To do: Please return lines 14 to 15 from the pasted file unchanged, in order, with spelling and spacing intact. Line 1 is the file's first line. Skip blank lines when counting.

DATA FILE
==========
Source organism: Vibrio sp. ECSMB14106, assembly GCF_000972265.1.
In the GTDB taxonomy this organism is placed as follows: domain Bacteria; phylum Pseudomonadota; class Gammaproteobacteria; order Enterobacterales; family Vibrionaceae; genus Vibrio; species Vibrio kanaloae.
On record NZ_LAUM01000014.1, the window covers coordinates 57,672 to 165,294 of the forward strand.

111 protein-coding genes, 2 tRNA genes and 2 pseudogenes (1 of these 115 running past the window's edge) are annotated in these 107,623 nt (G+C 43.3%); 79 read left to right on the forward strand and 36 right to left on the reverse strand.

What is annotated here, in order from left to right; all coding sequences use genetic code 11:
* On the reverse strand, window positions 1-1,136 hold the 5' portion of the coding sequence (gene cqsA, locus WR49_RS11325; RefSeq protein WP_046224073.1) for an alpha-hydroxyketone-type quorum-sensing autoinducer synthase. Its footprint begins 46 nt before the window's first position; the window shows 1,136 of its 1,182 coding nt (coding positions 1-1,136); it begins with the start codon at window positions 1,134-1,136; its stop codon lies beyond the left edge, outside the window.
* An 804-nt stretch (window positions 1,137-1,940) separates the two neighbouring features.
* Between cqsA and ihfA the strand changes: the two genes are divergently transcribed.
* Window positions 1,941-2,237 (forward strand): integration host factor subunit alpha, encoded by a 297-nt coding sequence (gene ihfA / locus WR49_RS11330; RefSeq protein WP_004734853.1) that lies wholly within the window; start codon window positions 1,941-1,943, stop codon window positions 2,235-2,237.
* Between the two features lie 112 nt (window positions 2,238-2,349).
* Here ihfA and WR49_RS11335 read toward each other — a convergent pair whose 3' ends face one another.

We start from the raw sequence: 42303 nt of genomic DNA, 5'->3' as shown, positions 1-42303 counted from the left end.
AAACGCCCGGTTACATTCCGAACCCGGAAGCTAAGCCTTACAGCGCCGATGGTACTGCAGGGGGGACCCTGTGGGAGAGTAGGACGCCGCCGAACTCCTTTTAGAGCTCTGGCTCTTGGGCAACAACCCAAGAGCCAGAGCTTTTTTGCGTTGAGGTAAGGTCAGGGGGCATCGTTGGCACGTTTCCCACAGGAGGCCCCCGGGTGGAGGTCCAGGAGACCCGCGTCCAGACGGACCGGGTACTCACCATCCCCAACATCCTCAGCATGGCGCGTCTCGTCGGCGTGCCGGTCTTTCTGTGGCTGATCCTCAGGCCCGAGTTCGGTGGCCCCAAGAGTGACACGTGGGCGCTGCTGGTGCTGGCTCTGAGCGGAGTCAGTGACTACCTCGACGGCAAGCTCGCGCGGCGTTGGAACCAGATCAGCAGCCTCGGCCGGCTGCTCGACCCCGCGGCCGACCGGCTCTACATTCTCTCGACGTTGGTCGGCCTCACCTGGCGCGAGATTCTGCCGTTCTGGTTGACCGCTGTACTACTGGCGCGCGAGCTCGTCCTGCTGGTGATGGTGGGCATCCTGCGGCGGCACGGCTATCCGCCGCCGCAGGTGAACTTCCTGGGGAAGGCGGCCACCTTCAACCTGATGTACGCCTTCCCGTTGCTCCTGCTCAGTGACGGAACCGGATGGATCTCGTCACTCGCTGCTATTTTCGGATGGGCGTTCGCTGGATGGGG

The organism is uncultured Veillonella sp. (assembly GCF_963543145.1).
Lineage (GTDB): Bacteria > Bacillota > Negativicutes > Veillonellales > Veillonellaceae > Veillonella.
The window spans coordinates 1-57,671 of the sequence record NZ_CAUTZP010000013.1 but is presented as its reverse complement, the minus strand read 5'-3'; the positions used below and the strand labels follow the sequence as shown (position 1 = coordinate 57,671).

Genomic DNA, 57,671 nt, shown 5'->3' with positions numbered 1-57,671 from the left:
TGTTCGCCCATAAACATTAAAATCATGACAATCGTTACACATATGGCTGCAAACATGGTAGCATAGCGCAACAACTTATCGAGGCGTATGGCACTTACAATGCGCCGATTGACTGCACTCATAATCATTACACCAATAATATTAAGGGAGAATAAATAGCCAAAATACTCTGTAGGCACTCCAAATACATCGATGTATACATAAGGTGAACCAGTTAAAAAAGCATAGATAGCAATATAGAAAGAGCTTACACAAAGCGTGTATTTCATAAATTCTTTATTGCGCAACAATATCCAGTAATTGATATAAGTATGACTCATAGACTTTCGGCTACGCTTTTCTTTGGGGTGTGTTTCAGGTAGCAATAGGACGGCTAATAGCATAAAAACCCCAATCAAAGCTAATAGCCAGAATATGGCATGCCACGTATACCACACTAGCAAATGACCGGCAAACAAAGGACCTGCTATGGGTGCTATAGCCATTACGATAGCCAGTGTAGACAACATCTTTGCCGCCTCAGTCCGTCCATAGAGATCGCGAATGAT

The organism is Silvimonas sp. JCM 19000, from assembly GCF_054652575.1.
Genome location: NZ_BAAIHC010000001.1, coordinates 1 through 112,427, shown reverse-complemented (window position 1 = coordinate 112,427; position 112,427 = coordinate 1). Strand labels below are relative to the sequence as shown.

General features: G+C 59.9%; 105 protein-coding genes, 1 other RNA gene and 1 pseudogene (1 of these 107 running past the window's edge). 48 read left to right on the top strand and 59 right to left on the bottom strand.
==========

The organism is uncultured Veillonella sp. (assembly GCF_963543145.1).
Lineage (GTDB): Bacteria > Bacillota > Negativicutes > Veillonellales > Veillonellaceae > Veillonella.